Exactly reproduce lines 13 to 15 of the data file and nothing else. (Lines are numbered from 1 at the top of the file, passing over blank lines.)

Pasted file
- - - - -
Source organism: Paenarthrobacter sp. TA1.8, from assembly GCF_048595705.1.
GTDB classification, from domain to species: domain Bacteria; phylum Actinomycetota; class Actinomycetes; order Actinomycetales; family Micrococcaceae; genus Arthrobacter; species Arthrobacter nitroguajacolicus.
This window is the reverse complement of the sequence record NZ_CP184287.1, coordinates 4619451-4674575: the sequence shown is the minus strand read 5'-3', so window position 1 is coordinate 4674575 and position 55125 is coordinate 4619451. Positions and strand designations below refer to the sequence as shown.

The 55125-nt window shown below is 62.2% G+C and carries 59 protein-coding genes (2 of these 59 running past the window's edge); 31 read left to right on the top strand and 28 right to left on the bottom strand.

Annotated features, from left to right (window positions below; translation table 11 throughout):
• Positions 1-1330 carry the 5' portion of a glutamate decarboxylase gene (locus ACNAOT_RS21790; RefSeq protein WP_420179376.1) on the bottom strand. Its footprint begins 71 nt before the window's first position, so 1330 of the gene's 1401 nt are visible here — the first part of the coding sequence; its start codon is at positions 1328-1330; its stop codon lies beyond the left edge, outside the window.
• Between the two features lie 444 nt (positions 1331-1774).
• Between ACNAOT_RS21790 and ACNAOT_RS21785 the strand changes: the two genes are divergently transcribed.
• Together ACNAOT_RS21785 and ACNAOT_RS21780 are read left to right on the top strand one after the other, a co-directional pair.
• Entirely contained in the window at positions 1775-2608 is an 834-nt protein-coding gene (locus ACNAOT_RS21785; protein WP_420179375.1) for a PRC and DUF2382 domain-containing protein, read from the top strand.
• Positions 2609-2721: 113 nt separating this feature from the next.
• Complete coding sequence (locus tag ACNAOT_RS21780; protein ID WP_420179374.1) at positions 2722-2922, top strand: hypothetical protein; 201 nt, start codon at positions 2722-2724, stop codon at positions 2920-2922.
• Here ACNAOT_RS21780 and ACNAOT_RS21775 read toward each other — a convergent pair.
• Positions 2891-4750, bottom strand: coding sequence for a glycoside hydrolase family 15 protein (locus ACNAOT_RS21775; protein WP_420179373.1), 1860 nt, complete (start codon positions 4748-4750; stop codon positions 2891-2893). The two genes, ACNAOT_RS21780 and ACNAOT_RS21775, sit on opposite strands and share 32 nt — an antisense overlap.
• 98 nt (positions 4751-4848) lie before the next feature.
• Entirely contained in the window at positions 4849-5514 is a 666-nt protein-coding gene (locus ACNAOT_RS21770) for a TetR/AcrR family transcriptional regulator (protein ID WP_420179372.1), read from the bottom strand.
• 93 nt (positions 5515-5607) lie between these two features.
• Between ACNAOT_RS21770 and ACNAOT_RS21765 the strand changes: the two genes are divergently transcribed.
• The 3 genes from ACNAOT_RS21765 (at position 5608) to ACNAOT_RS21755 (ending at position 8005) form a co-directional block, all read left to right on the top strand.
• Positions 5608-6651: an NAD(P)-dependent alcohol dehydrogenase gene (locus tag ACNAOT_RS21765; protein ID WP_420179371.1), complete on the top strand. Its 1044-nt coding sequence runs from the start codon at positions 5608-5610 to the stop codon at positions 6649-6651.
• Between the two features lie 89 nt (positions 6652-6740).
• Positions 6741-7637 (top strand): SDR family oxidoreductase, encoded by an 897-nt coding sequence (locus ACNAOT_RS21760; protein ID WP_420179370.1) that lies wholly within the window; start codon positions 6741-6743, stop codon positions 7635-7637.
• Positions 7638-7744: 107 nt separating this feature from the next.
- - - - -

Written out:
• Here ACNAOT_RS21780 and ACNAOT_RS21775 read toward each other — a convergent pair.
• Positions 2891-4750, bottom strand: coding sequence for a glycoside hydrolase family 15 protein (locus ACNAOT_RS21775; protein WP_420179373.1), 1860 nt, complete (start codon positions 4748-4750; stop codon positions 2891-2893). The two genes, ACNAOT_RS21780 and ACNAOT_RS21775, sit on opposite strands and share 32 nt — an antisense overlap.
• 98 nt (positions 4751-4848) lie before the next feature.